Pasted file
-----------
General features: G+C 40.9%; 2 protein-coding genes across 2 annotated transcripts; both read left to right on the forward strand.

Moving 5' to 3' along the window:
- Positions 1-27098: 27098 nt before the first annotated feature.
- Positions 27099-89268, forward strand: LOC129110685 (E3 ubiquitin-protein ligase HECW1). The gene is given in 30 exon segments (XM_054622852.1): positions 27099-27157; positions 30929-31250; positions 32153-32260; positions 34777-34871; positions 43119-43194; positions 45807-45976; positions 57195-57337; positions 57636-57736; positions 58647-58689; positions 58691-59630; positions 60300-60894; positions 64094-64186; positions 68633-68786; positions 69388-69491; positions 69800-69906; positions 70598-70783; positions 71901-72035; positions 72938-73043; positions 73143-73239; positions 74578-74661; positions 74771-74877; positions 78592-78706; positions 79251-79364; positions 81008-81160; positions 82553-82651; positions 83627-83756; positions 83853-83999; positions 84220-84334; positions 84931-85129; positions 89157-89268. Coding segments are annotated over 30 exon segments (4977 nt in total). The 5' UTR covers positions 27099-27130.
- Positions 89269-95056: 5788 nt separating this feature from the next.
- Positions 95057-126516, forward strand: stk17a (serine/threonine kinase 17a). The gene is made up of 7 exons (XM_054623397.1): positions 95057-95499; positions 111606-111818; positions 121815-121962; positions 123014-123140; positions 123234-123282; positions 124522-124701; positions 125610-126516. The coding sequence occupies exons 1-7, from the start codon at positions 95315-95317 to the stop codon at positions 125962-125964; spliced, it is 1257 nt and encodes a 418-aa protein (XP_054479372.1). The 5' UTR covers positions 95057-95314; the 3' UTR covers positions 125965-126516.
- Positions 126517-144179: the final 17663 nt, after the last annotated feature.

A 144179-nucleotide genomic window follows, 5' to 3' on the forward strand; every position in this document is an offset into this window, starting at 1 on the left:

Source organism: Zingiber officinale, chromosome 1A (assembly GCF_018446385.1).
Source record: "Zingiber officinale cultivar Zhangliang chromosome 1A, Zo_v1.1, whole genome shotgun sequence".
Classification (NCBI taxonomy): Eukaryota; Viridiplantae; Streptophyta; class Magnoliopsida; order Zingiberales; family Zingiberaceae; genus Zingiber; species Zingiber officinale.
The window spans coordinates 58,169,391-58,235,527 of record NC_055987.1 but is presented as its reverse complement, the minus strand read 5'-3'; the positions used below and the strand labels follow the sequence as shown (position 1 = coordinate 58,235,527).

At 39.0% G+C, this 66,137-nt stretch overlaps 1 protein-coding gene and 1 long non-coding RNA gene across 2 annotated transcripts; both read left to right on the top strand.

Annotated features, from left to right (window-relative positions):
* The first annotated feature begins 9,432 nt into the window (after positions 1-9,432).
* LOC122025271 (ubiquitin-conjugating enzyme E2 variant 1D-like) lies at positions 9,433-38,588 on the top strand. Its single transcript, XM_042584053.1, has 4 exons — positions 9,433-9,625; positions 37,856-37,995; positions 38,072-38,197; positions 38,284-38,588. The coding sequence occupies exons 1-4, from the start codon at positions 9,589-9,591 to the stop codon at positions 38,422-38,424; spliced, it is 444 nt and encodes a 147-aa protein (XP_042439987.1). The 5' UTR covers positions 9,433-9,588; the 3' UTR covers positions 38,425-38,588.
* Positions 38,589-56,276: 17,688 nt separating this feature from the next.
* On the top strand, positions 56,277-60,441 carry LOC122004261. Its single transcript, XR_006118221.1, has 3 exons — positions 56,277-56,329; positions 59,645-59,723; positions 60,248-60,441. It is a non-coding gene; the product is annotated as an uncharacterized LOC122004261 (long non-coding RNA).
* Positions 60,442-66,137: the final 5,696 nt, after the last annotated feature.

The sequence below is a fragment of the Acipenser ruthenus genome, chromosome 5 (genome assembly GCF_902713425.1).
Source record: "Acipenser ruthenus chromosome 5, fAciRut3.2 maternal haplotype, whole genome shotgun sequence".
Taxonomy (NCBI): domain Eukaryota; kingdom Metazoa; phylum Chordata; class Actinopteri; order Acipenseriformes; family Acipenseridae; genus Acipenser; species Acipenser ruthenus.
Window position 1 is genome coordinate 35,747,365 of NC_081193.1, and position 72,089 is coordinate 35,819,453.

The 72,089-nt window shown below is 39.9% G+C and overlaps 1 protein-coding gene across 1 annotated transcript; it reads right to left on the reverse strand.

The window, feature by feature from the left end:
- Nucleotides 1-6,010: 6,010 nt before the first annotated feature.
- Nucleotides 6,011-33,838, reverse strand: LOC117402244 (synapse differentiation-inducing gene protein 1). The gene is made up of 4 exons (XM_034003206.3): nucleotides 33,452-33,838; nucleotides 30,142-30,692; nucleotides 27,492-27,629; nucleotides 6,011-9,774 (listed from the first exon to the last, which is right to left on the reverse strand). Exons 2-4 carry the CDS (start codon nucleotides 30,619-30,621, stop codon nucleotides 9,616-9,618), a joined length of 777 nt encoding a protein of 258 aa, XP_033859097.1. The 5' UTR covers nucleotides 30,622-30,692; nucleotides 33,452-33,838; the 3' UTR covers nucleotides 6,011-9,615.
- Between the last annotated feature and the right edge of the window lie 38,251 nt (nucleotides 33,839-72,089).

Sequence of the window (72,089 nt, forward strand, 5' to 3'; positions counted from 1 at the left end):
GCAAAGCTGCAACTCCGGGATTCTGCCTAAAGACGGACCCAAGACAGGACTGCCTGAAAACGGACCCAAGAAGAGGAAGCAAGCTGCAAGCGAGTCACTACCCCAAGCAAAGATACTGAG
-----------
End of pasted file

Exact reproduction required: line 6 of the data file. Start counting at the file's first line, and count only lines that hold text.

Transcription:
- Positions 95057-126516, forward strand: stk17a (serine/threonine kinase 17a). The gene is made up of 7 exons (XM_054623397.1): positions 95057-95499; positions 111606-111818; positions 121815-121962; positions 123014-123140; positions 123234-123282; positions 124522-124701; positions 125610-126516. The coding sequence occupies exons 1-7, from the start codon at positions 95315-95317 to the stop codon at positions 125962-125964; spliced, it is 1257 nt and encodes a 418-aa protein (XP_054479372.1). The 5' UTR covers positions 95057-95314; the 3' UTR covers positions 125965-126516.